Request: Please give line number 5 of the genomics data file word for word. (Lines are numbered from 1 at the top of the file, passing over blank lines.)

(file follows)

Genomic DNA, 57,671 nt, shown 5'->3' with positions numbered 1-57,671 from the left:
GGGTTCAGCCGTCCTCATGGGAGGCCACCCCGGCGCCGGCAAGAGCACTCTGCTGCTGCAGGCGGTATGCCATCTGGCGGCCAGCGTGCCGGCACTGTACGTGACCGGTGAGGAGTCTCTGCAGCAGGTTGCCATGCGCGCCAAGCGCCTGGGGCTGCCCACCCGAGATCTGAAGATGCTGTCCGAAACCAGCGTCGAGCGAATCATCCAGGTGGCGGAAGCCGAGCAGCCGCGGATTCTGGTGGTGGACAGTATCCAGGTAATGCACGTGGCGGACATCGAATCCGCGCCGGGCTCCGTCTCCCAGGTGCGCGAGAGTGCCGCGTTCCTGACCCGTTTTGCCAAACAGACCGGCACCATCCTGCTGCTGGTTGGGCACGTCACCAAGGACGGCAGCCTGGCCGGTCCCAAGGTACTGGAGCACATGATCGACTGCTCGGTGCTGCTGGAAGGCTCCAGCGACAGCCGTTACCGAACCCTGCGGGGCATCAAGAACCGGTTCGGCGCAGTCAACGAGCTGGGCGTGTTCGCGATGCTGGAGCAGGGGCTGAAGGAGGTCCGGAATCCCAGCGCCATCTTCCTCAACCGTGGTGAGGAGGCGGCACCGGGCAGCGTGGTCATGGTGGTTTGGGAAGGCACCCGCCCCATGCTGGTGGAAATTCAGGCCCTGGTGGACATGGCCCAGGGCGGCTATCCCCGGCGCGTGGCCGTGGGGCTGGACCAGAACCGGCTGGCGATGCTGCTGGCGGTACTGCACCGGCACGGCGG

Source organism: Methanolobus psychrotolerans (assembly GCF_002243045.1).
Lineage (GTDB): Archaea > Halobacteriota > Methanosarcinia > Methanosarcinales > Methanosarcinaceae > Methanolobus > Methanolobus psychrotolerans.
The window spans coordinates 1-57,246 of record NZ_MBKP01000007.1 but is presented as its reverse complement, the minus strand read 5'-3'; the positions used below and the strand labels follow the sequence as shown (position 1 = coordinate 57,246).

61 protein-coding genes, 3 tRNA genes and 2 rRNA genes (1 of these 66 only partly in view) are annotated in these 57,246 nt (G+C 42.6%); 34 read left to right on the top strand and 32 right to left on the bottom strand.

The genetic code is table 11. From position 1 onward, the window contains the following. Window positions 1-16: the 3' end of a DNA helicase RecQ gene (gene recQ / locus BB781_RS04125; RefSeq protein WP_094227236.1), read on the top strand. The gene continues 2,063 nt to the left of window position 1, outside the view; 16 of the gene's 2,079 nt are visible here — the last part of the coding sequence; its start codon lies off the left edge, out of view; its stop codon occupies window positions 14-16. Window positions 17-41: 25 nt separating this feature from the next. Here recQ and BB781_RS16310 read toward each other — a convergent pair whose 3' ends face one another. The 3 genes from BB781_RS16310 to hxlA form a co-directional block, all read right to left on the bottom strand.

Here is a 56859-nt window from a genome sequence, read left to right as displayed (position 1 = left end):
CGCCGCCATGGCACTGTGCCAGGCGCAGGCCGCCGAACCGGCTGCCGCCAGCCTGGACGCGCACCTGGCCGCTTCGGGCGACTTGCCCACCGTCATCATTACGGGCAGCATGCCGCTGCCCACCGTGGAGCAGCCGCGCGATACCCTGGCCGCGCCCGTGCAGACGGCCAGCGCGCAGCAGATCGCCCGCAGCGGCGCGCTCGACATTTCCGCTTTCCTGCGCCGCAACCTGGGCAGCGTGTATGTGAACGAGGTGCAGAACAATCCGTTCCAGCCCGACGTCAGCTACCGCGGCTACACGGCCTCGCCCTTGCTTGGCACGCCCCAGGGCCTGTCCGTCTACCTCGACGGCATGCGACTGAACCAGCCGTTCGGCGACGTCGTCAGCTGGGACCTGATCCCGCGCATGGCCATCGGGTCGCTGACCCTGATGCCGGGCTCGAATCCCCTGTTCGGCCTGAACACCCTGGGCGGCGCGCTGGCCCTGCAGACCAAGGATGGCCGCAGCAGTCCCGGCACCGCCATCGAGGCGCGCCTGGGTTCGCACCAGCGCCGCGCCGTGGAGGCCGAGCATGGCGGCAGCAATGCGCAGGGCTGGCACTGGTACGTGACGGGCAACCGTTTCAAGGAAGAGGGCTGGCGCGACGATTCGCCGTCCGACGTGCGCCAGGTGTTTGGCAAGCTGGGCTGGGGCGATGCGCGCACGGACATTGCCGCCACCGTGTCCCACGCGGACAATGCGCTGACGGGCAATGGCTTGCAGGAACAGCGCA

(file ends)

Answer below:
The window spans coordinates 1-57,246 of record NZ_MBKP01000007.1 but is presented as its reverse complement, the minus strand read 5'-3'; the positions used below and the strand labels follow the sequence as shown (position 1 = coordinate 57,246).